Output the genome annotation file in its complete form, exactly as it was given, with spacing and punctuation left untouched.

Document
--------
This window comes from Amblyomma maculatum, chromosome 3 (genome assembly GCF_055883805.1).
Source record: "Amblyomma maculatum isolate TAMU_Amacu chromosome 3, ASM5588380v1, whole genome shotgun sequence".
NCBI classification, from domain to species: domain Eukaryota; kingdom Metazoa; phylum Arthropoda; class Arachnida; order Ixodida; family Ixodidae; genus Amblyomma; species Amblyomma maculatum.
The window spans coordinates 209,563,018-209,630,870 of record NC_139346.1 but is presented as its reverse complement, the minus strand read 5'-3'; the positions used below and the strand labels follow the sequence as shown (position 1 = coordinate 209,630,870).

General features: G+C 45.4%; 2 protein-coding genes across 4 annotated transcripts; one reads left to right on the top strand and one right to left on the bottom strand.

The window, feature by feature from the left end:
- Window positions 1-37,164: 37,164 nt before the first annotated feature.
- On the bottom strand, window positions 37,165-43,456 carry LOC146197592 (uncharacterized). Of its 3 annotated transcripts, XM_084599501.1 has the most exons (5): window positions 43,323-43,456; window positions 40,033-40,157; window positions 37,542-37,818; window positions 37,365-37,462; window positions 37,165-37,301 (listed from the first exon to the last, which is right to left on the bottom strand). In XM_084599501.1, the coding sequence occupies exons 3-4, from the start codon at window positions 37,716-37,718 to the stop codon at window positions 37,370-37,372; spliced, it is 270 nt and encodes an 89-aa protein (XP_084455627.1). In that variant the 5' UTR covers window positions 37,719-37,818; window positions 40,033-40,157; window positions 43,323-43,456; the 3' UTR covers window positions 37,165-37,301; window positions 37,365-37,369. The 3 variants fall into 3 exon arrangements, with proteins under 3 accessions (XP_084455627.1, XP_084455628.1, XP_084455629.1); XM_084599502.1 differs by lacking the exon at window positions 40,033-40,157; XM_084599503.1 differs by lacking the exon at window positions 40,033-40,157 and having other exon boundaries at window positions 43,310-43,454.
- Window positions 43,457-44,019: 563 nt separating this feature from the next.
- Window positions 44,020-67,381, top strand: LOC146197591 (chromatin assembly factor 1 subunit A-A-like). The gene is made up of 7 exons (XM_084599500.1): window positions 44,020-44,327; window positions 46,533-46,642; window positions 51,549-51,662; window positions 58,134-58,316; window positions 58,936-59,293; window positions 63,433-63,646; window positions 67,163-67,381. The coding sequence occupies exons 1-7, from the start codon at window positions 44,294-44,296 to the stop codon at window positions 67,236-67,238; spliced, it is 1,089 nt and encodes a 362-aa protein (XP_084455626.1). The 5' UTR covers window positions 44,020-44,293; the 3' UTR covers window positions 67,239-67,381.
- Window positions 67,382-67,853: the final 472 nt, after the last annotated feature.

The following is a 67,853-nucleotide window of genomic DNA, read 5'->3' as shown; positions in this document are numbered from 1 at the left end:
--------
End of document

This window comes from Amblyomma maculatum, chromosome 3 (genome assembly GCF_055883805.1).
Source record: "Amblyomma maculatum isolate TAMU_Amacu chromosome 3, ASM5588380v1, whole genome shotgun sequence".
NCBI classification, from domain to species: domain Eukaryota; kingdom Metazoa; phylum Arthropoda; class Arachnida; order Ixodida; family Ixodidae; genus Amblyomma; species Amblyomma maculatum.
The window spans coordinates 209,563,018-209,630,870 of record NC_139346.1 but is presented as its reverse complement, the minus strand read 5'-3'; the positions used below and the strand labels follow the sequence as shown (position 1 = coordinate 209,630,870).

General features: G+C 45.4%; 2 protein-coding genes across 4 annotated transcripts; one reads left to right on the top strand and one right to left on the bottom strand.

The window, feature by feature from the left end:
- Window positions 1-37,164: 37,164 nt before the first annotated feature.
- On the bottom strand, window positions 37,165-43,456 carry LOC146197592 (uncharacterized). Of its 3 annotated transcripts, XM_084599501.1 has the most exons (5): window positions 43,323-43,456; window positions 40,033-40,157; window positions 37,542-37,818; window positions 37,365-37,462; window positions 37,165-37,301 (listed from the first exon to the last, which is right to left on the bottom strand). In XM_084599501.1, the coding sequence occupies exons 3-4, from the start codon at window positions 37,716-37,718 to the stop codon at window positions 37,370-37,372; spliced, it is 270 nt and encodes an 89-aa protein (XP_084455627.1). In that variant the 5' UTR covers window positions 37,719-37,818; window positions 40,033-40,157; window positions 43,323-43,456; the 3' UTR covers window positions 37,165-37,301; window positions 37,365-37,369. The 3 variants fall into 3 exon arrangements, with proteins under 3 accessions (XP_084455627.1, XP_084455628.1, XP_084455629.1); XM_084599502.1 differs by lacking the exon at window positions 40,033-40,157; XM_084599503.1 differs by lacking the exon at window positions 40,033-40,157 and having other exon boundaries at window positions 43,310-43,454.
- Window positions 43,457-44,019: 563 nt separating this feature from the next.
- Window positions 44,020-67,381, top strand: LOC146197591 (chromatin assembly factor 1 subunit A-A-like). The gene is made up of 7 exons (XM_084599500.1): window positions 44,020-44,327; window positions 46,533-46,642; window positions 51,549-51,662; window positions 58,134-58,316; window positions 58,936-59,293; window positions 63,433-63,646; window positions 67,163-67,381. The coding sequence occupies exons 1-7, from the start codon at window positions 44,294-44,296 to the stop codon at window positions 67,236-67,238; spliced, it is 1,089 nt and encodes a 362-aa protein (XP_084455626.1). The 5' UTR covers window positions 44,020-44,293; the 3' UTR covers window positions 67,239-67,381.
- Window positions 67,382-67,853: the final 472 nt, after the last annotated feature.

The following is a 67,853-nucleotide window of genomic DNA, read 5'->3' as shown; positions in this document are numbered from 1 at the left end: